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## Main Question or Discussion Point

Dear all,

Intuitively, the probability of finding a trapped particle at a given location x should be proportional to the inverse of the velocity of the particle. But for even the simplest of systems, such as 1D harmonic potential SHM, the velocity is zero at the two end points (+A & -A) of the motion. This makes 1/v(x) not defined for x=+A & -A. How is this intuitively possible according to classical mechanics only?

On a side note, I am actually trying to find rdot as a function of r or t for a central force problem with potential proportional to r^3. Anyone tackled such a problem? :)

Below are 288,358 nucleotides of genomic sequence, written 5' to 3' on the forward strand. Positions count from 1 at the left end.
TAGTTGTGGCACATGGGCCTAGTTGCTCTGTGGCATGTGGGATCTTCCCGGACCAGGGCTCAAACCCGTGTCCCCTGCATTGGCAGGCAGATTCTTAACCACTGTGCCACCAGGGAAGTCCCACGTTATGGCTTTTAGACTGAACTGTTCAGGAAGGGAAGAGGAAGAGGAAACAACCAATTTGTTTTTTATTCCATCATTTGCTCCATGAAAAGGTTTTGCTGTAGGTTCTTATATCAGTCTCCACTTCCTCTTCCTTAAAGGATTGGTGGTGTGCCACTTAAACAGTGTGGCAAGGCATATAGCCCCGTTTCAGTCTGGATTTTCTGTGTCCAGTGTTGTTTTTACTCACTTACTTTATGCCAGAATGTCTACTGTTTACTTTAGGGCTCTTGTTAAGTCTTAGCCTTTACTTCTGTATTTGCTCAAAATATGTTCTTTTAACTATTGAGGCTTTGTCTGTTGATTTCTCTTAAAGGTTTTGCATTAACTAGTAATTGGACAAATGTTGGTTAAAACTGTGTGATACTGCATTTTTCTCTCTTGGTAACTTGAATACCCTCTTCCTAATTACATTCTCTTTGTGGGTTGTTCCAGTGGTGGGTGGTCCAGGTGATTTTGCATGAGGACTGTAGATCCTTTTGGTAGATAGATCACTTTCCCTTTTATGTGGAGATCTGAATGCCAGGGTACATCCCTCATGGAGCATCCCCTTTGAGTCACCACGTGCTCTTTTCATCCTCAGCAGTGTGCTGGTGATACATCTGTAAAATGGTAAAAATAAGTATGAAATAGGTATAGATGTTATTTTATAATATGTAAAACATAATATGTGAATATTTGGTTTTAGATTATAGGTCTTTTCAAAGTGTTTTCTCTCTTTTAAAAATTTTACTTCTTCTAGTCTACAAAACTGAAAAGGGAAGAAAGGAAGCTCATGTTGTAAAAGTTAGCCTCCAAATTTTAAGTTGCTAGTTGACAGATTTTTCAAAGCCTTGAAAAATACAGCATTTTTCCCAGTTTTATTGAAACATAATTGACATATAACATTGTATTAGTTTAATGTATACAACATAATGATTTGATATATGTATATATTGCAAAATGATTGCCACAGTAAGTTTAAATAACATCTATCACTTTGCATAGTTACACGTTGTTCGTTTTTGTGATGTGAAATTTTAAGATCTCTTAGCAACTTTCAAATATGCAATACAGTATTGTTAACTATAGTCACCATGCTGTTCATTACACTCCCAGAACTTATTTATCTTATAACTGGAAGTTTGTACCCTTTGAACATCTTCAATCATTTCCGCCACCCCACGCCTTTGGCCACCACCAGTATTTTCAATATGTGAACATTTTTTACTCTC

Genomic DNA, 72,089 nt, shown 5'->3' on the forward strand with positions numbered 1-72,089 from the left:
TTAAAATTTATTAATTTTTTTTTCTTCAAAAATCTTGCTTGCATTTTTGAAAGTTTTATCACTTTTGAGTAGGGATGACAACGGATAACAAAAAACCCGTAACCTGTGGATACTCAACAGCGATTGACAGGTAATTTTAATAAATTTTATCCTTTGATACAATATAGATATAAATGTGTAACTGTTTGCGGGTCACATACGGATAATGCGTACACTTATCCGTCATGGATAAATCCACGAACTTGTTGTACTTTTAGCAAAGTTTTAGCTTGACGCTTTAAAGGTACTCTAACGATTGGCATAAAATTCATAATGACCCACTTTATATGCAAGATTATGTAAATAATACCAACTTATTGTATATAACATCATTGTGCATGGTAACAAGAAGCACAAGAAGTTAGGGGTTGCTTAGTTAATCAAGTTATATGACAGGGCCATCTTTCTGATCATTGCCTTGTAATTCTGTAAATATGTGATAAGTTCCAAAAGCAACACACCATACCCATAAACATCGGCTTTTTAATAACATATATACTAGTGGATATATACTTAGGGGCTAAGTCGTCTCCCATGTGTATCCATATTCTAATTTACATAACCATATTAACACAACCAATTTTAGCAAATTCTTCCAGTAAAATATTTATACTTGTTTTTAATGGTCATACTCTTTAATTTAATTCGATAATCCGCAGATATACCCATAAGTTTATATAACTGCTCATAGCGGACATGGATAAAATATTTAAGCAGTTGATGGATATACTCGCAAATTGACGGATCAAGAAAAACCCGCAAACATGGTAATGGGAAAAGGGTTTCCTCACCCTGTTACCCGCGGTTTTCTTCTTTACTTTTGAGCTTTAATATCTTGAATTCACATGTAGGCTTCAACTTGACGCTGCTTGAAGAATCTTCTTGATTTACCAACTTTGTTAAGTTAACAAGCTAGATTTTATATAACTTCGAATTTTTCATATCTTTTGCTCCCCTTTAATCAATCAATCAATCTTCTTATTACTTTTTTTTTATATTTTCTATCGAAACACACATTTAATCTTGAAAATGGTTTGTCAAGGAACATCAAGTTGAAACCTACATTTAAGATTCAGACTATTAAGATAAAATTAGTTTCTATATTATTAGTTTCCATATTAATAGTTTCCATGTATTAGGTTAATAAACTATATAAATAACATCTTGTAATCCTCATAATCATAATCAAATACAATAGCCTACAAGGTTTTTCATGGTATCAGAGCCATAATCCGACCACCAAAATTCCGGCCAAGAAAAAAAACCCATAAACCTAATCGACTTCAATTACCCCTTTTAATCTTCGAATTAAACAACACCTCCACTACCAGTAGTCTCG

Cheers.

Intuitively, the probability of finding a trapped particle at a given location x should be proportional to the inverse of the velocity of the particle. But for even the simplest of systems, such as 1D harmonic potential SHM, the velocity is zero at the two end points (+A & -A) of the motion. This makes 1/v(x) not defined for x=+A & -A. How is this intuitively possible according to classical mechanics only?

On a side note, I am actually trying to find rdot as a function of r or t for a central force problem with potential proportional to r^3. Anyone tackled such a problem? :)

Cheers.